My contribution for Ecolalia was mostly technical, I programmed the software that runs the latest iteration of the whole performance. It was certainly a challenge for me and I was curious about the project, which was my main driver behind this cooperation. I love science, I truly believe it’s the most amazing tool humanity ever came up with. I do not trust my senses and my intuitions much – I believe nobody should. We have amazing ability to communicate and gather data, parse them, find the patterns and make sense of the world by combining our brains. Would be great it if people would pay more attention to it, and used it as a tool more. People should love it even for its most boring parts of sifting through the data sets and thinking what data to log, how and why. I am a bit cautious with science in art. It’s hard to do it justice, there is a lot of “science inspired” work, rather than science based. Data sets became just a selling point of the work, visuals that would be indistinguishable from just using noise fields. I would like to do more art intertwined with science, but I’d like to find a scientist with whom I can cooperate. So far I did one very data based work about climate change, because there are good data sets available online.

Boris Vitázek.

You created a very provocative VR production that is dealing with privacy/data and our awareness of what we share. Can you tell me more how you started to develop this?

Smaller performative festival in Slovakia called Kiosk published an open call for artworks, it was summer date during the second wave of pandemic. This resulted in an open call for an audience of one. In my opinion using VR in galleries or festivals – or in any public setting – with shared headsets is weird. It isolates you in an event that is about bringing people together, so I gravitated to a work that is critical of some aspects of VR. I used a Kinect for tracking people and had projections set up that used one wall of a room to create a sort of digital mirror. Kinect allows me to adjust the perspective of the 3D and also to adjust it for the person viewing the work. This creates the illusion of a 3D environment that you could interact with. This production dealt with data collection of the VR users. Companies had never before this much insight into our physical lives, the way we move, where we focus in space, 3D scan of our homes, I think it’s a bit crazy that people don’t think very much what all could be done with this. Some people cover their webcams with tape, imagining the amount of data coming from VR. That is why the work was called Lush Fields, Ready For Harvest – a new frontier of data that could be collected.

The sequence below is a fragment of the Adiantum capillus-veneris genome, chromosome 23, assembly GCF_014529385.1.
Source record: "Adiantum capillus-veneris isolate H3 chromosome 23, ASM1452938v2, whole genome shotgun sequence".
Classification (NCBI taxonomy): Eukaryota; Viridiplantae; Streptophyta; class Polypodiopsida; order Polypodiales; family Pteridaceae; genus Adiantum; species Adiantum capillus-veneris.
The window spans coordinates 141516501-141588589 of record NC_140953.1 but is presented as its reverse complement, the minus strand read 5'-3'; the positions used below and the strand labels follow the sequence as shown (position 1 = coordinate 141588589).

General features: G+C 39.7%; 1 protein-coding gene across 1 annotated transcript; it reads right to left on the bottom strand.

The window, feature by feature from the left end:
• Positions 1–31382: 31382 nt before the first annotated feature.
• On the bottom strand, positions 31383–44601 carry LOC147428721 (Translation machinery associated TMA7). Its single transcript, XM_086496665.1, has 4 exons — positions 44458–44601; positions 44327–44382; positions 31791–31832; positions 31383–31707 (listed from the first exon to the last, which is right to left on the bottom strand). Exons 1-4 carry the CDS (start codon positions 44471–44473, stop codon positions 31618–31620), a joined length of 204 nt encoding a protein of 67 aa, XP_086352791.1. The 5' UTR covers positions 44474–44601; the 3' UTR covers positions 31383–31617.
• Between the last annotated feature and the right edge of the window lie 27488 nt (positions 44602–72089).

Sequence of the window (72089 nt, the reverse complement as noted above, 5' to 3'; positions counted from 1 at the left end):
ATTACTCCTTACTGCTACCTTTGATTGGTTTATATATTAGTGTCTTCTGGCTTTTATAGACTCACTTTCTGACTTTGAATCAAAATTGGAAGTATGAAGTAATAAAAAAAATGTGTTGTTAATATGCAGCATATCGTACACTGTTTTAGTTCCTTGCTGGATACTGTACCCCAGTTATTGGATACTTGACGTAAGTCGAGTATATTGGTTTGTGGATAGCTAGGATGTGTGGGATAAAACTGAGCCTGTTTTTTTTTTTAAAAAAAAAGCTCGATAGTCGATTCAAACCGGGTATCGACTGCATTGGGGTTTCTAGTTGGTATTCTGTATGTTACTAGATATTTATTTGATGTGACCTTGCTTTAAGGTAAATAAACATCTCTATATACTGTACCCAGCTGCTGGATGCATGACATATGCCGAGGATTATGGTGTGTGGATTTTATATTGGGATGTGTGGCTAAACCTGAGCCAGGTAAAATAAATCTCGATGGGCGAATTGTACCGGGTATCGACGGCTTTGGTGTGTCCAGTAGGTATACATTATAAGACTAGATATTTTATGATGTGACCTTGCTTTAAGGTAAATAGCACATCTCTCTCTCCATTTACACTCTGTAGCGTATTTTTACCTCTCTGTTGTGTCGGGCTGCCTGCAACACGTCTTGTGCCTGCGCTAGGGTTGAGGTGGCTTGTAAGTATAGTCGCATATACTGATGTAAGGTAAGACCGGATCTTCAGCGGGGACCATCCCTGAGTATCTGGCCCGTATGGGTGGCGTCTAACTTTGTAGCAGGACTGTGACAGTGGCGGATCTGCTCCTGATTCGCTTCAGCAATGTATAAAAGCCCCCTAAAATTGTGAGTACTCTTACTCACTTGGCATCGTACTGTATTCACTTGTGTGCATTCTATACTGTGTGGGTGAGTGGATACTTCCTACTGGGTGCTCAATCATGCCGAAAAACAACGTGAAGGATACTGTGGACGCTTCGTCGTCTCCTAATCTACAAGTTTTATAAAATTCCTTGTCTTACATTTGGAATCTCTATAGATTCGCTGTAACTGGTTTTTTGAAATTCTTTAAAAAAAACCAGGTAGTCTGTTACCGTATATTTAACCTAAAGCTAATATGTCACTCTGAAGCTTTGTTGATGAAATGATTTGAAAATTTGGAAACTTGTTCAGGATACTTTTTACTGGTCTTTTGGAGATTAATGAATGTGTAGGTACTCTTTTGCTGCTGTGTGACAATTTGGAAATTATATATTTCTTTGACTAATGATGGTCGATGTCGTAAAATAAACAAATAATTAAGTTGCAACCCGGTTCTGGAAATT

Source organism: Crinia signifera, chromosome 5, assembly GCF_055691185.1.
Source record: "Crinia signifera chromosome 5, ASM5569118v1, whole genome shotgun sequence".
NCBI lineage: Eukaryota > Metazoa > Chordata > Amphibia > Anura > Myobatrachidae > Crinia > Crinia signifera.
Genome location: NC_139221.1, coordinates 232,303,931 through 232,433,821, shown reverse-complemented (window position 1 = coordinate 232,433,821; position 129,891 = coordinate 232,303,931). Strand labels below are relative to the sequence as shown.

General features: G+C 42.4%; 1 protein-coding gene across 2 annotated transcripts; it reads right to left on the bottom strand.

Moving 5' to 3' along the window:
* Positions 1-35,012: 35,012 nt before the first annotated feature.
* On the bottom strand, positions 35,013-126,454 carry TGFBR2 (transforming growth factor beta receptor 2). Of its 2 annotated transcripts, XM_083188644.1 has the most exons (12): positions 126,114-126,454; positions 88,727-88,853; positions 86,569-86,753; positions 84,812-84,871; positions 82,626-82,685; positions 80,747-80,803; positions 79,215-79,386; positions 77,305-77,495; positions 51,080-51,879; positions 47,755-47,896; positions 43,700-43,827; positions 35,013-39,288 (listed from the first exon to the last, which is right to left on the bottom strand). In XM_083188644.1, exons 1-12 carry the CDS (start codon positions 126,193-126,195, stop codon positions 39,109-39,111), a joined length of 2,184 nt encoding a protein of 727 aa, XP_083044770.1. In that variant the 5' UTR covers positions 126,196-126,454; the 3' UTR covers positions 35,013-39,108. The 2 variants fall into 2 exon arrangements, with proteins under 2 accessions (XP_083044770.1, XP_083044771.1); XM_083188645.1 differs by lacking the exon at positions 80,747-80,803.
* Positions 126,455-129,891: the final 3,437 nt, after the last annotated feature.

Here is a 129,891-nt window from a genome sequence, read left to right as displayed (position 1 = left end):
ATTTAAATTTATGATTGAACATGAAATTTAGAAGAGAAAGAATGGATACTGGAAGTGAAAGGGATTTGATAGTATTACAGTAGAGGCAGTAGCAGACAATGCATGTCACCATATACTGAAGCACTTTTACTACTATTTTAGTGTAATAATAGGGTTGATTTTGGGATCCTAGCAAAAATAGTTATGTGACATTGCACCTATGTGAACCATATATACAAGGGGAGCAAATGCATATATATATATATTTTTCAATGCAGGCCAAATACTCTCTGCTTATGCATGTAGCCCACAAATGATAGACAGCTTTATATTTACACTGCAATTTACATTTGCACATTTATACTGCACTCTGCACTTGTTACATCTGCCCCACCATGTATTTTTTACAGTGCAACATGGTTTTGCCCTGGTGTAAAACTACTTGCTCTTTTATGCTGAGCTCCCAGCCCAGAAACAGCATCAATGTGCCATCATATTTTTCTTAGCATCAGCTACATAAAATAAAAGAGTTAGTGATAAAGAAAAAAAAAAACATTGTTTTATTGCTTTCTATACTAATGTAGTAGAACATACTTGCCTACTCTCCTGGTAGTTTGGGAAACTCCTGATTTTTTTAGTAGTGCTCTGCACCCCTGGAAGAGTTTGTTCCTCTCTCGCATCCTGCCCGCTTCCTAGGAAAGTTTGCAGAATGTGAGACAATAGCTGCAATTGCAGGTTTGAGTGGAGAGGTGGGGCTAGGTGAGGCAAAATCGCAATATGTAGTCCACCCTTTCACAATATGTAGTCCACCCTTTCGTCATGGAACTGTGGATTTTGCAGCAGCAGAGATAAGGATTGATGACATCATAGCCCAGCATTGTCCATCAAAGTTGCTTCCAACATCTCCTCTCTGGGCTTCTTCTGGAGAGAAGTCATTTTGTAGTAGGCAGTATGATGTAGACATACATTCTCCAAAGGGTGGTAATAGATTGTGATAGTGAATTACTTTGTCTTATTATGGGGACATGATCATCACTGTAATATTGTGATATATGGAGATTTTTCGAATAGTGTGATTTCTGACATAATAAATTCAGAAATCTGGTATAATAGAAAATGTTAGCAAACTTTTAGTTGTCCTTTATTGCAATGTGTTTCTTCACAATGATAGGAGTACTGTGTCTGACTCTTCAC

Do you think are the areas of the medium of VR that are less explored in artistic creation?

To be honest I do not feel like I have wide enough engagement with VR to be able to make this assessment. What I really hope for is that VR will get comfortable enough that wide audiences could have longer experiences with it.

How do you see the future of social VR spaces? Will we be more aware of our data, or this won’t be an issue at all?

Society has a very hard time to think ahead. Only way we will ever learn is from getting burned, so I think that we will need a few cautionary tales about data that could be misused from VR that will bring this problem to the attention of the public. One of the most surreal things I saw in VR was someone having epileptic seizure in VR chat, while a combination of meme and anime-like characters stood around and talked about what to do. I think VR has a great potential in medical, and perhaps therapeutic practice that we have yet to unlock.

What is your next inspiring challenge in your work as a creator?

I released my debut album recently, so my work in upcoming months will revolve around making it into live performance, and until the end of the year into live audiovisual performance. I would like to transition this A/V performance into a 3D environment that would be a proper VR experience, combining strong interaction of visual and sound. The album is called Amalgam, since its combination of different themes, but I plan to work on one narrative that would give this work a good foundation.

Interview realised with the support of International Visegrad Fund.

This article appeared in ZipScene Magazine on November 23, 2022, and has been reposted with permission. To read the original article, please click here.

This post was written by the author in their personal capacity.The opinions expressed in this article are the author’s own and do not reflect the view of The Theatre Times, their staff or collaborators.

This post was written by Zip Scene Magazine .

The views expressed here belong to the author and do not necessarily reflect our views and opinions.